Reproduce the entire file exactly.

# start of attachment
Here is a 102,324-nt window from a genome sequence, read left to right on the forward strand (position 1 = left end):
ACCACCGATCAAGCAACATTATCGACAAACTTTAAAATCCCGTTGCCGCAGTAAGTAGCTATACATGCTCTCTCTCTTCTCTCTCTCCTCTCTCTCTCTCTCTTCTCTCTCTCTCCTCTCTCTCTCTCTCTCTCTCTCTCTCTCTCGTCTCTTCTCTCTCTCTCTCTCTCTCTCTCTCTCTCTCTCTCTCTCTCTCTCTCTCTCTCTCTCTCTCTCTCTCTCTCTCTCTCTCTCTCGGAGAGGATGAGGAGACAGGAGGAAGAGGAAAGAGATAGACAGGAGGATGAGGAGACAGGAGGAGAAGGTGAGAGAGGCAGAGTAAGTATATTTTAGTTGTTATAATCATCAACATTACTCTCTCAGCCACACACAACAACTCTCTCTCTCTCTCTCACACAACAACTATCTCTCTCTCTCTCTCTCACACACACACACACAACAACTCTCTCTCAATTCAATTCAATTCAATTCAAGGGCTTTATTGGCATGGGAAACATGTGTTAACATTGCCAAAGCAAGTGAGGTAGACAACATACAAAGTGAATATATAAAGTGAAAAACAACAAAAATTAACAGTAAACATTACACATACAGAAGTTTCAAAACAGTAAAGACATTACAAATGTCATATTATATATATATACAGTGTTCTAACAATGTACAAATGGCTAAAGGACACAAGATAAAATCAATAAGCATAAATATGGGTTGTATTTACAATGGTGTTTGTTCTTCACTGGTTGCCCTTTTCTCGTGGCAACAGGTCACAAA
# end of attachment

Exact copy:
Here is a 102,324-nt window from a genome sequence, read left to right on the forward strand (position 1 = left end):
ACCACCGATCAAGCAACATTATCGACAAACTTTAAAATCCCGTTGCCGCAGTAAGTAGCTATACATGCTCTCTCTCTTCTCTCTCTCCTCTCTCTCTCTCTCTTCTCTCTCTCTCCTCTCTCTCTCTCTCTCTCTCTCTCTCTCTCGTCTCTTCTCTCTCTCTCTCTCTCTCTCTCTCTCTCTCTCTCTCTCTCTCTCTCTCTCTCTCTCTCTCTCTCTCTCTCTCTCTCTCTCTCGGAGAGGATGAGGAGACAGGAGGAAGAGGAAAGAGATAGACAGGAGGATGAGGAGACAGGAGGAGAAGGTGAGAGAGGCAGAGTAAGTATATTTTAGTTGTTATAATCATCAACATTACTCTCTCAGCCACACACAACAACTCTCTCTCTCTCTCTCACACAACAACTATCTCTCTCTCTCTCTCTCACACACACACACACAACAACTCTCTCTCAATTCAATTCAATTCAATTCAAGGGCTTTATTGGCATGGGAAACATGTGTTAACATTGCCAAAGCAAGTGAGGTAGACAACATACAAAGTGAATATATAAAGTGAAAAACAACAAAAATTAACAGTAAACATTACACATACAGAAGTTTCAAAACAGTAAAGACATTACAAATGTCATATTATATATATATACAGTGTTCTAACAATGTACAAATGGCTAAAGGACACAAGATAAAATCAATAAGCATAAATATGGGTTGTATTTACAATGGTGTTTGTTCTTCACTGGTTGCCCTTTTCTCGTGGCAACAGGTCACAAA